I post infrequently on this blog, especially since the publication of my book, Out on a Limb. I’m pleased that people are finding the book through Internet searches and word of mouth, as well as through their connection to NABCA (www.nabca.net). For that matter, I’m also pleased that I occasionally hear from someone who has discovered this blog and found it useful.
As I continue to scan the environment, visit various campuses, and think about branch campus issues, I will occasionally comment on what I observe, although I may wind up repeating ideas I’ve expressed before. Thus, here are a few end-of-year observations.
First, I feel increasingly frustrated by the failure of most institutions to fully exploit the strategic potential of their branch campuses. (Check out this post: http://branchcampus.blogspot.com/2013/04/revisiting-revenue-sharing-and.html.) The branch campus audience is not the same as that on a residential main campus, so why are people who have no experience with the branch audience making decisions about recruiting, class scheduling, and student support? Take a look at my posts over the past couple of years on branch campus trends and on concerns that may interfere with branch campus enrollment growth.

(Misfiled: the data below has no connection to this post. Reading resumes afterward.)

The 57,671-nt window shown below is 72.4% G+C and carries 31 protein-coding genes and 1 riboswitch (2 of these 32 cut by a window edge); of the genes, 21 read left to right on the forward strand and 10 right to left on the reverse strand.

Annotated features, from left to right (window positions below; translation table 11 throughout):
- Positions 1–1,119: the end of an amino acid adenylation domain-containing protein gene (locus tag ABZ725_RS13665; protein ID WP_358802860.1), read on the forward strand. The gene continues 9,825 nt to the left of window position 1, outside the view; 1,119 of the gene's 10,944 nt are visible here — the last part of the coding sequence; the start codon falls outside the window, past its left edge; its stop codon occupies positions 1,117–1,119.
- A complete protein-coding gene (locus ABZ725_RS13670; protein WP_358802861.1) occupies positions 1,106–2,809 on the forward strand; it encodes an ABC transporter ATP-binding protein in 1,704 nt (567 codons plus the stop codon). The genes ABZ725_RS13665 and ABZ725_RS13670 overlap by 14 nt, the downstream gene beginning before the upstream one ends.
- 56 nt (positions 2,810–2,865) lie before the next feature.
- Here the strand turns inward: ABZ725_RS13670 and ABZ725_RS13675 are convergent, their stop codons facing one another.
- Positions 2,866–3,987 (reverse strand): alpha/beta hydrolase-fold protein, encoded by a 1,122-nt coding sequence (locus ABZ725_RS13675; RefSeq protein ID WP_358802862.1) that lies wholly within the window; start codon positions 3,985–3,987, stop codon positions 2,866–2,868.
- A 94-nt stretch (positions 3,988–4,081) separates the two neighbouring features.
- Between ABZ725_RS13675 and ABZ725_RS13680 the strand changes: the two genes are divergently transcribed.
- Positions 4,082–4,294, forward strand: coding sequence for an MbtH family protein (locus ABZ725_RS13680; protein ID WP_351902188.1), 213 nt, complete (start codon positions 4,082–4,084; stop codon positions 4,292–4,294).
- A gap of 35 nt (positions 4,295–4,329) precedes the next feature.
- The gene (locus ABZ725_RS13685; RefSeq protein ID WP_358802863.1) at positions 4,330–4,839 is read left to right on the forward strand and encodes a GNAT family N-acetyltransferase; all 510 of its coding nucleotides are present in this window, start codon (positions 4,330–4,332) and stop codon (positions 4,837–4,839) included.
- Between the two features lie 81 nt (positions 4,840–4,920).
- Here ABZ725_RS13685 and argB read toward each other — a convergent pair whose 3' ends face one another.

Second, if you are a branch campus administrator, dig into your enrollment patterns. I talk about “dwelling in the numbers,” and it is so important. Understand what students are telling you through their decisions on courses and programs and let their preferences help drive your marketing, scheduling, etc. Make sure you understand what your competitors are doing, as well, and the extent to which your own potential students are choosing them over you.
In this same way, take note of trends across the country. Some branches are growing rapidly and others are fading. Why? And how is technology affecting enrollment? Should you be doing more with hybrid delivery and online options? Joining NABCA and engaging more with colleagues from other institutions may help jumpstart your thinking.
By the way, right now would be a good time to buy copies of my book for your staff and to create a reading circle to discuss ideas. Judging from the response to Out on a Limb, it has helped plant seeds for some folks. Maybe you can even engage some main campus people to consider new options. (I feel as if I should put a smiley face here, but I’ll resist the urge.)